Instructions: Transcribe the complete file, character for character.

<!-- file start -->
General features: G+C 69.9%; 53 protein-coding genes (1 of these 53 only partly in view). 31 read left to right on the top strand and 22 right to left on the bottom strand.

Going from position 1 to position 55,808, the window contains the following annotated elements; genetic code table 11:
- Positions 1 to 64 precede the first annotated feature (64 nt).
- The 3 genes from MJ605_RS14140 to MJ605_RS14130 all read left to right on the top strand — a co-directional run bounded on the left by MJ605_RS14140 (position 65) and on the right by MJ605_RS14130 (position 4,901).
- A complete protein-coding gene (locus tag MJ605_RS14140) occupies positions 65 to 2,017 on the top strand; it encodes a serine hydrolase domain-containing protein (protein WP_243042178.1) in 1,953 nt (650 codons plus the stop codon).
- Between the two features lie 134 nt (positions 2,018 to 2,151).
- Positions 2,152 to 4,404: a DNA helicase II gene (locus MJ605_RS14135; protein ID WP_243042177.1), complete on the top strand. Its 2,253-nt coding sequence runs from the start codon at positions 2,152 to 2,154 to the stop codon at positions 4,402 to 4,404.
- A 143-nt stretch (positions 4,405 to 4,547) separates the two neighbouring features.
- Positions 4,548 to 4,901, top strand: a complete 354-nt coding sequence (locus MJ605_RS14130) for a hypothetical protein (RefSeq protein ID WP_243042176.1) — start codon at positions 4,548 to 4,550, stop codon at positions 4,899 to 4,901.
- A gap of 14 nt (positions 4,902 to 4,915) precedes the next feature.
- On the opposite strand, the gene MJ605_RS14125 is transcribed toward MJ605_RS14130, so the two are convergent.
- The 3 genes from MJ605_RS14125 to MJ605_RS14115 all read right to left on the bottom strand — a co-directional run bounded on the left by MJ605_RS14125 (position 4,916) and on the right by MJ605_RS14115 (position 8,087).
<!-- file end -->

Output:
General features: G+C 69.9%; 53 protein-coding genes (1 of these 53 only partly in view). 31 read left to right on the top strand and 22 right to left on the bottom strand.

Going from position 1 to position 55,808, the window contains the following annotated elements; genetic code table 11:
- Positions 1 to 64 precede the first annotated feature (64 nt).
- The 3 genes from MJ605_RS14140 to MJ605_RS14130 all read left to right on the top strand — a co-directional run bounded on the left by MJ605_RS14140 (position 65) and on the right by MJ605_RS14130 (position 4,901).
- A complete protein-coding gene (locus tag MJ605_RS14140) occupies positions 65 to 2,017 on the top strand; it encodes a serine hydrolase domain-containing protein (protein WP_243042178.1) in 1,953 nt (650 codons plus the stop codon).
- Between the two features lie 134 nt (positions 2,018 to 2,151).
- Positions 2,152 to 4,404: a DNA helicase II gene (locus MJ605_RS14135; protein ID WP_243042177.1), complete on the top strand. Its 2,253-nt coding sequence runs from the start codon at positions 2,152 to 2,154 to the stop codon at positions 4,402 to 4,404.
- A 143-nt stretch (positions 4,405 to 4,547) separates the two neighbouring features.
- Positions 4,548 to 4,901, top strand: a complete 354-nt coding sequence (locus MJ605_RS14130) for a hypothetical protein (RefSeq protein ID WP_243042176.1) — start codon at positions 4,548 to 4,550, stop codon at positions 4,899 to 4,901.
- A gap of 14 nt (positions 4,902 to 4,915) precedes the next feature.
- On the opposite strand, the gene MJ605_RS14125 is transcribed toward MJ605_RS14130, so the two are convergent.
- The 3 genes from MJ605_RS14125 to MJ605_RS14115 all read right to left on the bottom strand — a co-directional run bounded on the left by MJ605_RS14125 (position 4,916) and on the right by MJ605_RS14115 (position 8,087).